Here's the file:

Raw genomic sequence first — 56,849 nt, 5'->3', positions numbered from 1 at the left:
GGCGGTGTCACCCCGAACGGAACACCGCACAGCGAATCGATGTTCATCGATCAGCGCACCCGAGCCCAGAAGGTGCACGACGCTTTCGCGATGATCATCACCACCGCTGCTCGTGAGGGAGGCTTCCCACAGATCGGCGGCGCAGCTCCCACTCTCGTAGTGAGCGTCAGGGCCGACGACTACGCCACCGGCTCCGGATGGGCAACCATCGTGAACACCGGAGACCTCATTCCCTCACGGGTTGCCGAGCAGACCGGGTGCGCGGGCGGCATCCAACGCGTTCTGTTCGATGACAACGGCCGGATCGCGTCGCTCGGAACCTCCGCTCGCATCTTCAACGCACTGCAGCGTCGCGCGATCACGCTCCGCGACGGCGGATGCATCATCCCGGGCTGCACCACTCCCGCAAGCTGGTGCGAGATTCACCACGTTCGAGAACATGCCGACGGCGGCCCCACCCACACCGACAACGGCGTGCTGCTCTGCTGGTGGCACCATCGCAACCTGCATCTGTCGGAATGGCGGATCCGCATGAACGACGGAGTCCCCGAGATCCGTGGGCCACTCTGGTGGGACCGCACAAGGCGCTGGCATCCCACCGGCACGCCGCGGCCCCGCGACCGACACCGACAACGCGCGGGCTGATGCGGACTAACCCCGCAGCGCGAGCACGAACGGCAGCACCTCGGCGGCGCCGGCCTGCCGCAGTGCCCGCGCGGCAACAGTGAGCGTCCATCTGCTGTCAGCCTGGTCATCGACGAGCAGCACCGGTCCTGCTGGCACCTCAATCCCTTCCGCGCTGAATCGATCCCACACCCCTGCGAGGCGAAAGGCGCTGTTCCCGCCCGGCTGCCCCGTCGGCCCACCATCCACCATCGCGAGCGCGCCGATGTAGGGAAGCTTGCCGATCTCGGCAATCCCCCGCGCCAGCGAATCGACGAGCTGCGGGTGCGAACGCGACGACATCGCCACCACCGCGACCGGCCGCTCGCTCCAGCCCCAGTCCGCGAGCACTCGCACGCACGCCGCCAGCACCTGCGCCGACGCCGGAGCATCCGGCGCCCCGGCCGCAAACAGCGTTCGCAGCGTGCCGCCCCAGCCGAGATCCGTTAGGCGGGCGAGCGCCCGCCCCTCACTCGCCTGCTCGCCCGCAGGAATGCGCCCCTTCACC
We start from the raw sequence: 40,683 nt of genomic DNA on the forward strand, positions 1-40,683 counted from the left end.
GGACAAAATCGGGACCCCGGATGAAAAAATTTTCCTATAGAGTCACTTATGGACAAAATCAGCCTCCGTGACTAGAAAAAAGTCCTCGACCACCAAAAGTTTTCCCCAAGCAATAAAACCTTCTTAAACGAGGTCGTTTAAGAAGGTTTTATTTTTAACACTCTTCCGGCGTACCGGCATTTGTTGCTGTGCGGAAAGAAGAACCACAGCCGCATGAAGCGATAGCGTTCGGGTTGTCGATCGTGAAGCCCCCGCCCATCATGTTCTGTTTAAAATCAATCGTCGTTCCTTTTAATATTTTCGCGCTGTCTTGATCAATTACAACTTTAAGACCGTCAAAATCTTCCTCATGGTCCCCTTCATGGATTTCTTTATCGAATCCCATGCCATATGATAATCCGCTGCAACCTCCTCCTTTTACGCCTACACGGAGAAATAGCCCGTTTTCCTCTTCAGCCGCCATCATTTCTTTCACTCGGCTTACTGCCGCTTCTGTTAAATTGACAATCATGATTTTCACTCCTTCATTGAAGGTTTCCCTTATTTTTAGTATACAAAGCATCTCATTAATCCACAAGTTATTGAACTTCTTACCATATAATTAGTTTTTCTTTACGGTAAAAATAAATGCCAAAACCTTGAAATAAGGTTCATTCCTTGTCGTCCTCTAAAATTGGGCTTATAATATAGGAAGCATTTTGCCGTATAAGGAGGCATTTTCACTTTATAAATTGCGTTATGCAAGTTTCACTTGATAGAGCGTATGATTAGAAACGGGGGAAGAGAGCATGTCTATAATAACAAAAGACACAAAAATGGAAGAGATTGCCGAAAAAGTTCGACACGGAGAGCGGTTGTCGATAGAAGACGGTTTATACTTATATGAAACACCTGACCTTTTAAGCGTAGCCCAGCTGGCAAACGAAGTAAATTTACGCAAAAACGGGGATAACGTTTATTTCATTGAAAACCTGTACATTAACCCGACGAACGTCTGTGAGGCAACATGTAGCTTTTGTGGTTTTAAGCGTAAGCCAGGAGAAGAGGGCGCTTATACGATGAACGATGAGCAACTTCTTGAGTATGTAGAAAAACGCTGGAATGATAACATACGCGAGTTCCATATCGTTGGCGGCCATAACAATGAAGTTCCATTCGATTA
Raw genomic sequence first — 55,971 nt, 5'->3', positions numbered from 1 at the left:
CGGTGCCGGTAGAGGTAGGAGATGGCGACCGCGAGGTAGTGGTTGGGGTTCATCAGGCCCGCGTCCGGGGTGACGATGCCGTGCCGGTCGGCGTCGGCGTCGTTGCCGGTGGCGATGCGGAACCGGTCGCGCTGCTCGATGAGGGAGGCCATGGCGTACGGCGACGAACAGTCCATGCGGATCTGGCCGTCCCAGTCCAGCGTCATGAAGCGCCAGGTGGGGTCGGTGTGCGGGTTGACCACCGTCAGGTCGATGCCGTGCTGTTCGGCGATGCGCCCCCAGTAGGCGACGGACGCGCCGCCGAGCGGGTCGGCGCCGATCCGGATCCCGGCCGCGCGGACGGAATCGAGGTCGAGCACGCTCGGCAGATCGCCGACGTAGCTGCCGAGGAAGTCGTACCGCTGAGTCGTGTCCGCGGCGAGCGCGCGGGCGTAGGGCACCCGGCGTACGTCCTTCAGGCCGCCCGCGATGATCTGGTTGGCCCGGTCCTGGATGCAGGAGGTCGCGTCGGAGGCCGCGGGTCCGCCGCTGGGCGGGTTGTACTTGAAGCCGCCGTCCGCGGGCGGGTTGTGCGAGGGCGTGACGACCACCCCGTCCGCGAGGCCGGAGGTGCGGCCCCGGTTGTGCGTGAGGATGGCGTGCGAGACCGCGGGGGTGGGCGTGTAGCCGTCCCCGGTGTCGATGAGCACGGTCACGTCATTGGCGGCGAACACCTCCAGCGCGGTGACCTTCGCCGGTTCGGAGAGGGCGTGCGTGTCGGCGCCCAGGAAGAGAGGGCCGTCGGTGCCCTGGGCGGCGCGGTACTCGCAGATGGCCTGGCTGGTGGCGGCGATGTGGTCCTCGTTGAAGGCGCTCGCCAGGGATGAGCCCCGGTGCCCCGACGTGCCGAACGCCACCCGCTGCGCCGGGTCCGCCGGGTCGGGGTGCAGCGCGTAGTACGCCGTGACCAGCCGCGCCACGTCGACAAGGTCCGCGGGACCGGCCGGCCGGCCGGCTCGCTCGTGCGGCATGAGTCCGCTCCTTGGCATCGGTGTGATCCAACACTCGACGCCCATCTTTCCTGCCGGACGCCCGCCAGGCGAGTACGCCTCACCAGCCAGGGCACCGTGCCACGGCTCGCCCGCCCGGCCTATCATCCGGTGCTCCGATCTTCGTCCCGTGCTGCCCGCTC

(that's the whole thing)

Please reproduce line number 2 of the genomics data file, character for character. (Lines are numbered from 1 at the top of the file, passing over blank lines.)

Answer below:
GGCGGTGTCACCCCGAACGGAACACCGCACAGCGAATCGATGTTCATCGATCAGCGCACCCGAGCCCAGAAGGTGCACGACGCTTTCGCGATGATCATCACCACCGCTGCTCGTGAGGGAGGCTTCCCACAGATCGGCGGCGCAGCTCCCACTCTCGTAGTGAGCGTCAGGGCCGACGACTACGCCACCGGCTCCGGATGGGCAACCATCGTGAACACCGGAGACCTCATTCCCTCACGGGTTGCCGAGCAGACCGGGTGCGCGGGCGGCATCCAACGCGTTCTGTTCGATGACAACGGCCGGATCGCGTCGCTCGGAACCTCCGCTCGCATCTTCAACGCACTGCAGCGTCGCGCGATCACGCTCCGCGACGGCGGATGCATCATCCCGGGCTGCACCACTCCCGCAAGCTGGTGCGAGATTCACCACGTTCGAGAACATGCCGACGGCGGCCCCACCCACACCGACAACGGCGTGCTGCTCTGCTGGTGGCACCATCGCAACCTGCATCTGTCGGAATGGCGGATCCGCATGAACGACGGAGTCCCCGAGATCCGTGGGCCACTCTGGTGGGACCGCACAAGGCGCTGGCATCCCACCGGCACGCCGCGGCCCCGCGACCGACACCGACAACGCGCGGGCTGATGCGGACTAACCCCGCAGCGCGAGCACGAACGGCAGCACCTCGGCGGCGCCGGCCTGCCGCAGTGCCCGCGCGGCAACAGTGAGCGTCCATCTGCTGTCAGCCTGGTCATCGACGAGCAGCACCGGTCCTGCTGGCACCTCAATCCCTTCCGCGCTGAATCGATCCCACACCCCTGCGAGGCGAAAGGCGCTGTTCCCGCCCGGCTGCCCCGTCGGCCCACCATCCACCATCGCGAGCGCGCCGATGTAGGGAAGCTTGCCGATCTCGGCAATCCCCCGCGCCAGCGAATCGACGAGCTGCGGGTGCGAACGCGACGACATCGCCACCACCGCGACCGGCCGCTCGCTCCAGCCCCAGTCCGCGAGCACTCGCACGCACGCCGCCAGCACCTGCGCCGACGCCGGAGCATCCGGCGCCCCGGCCGCAAACAGCGTTCGCAGCGTGCCGCCCCAGCCGAGATCCGTTAGGCGGGCGAGCGCCCGCCCCTCACTCGCCTGCTCGCCCGCAGGAATGCGCCCCTTCACC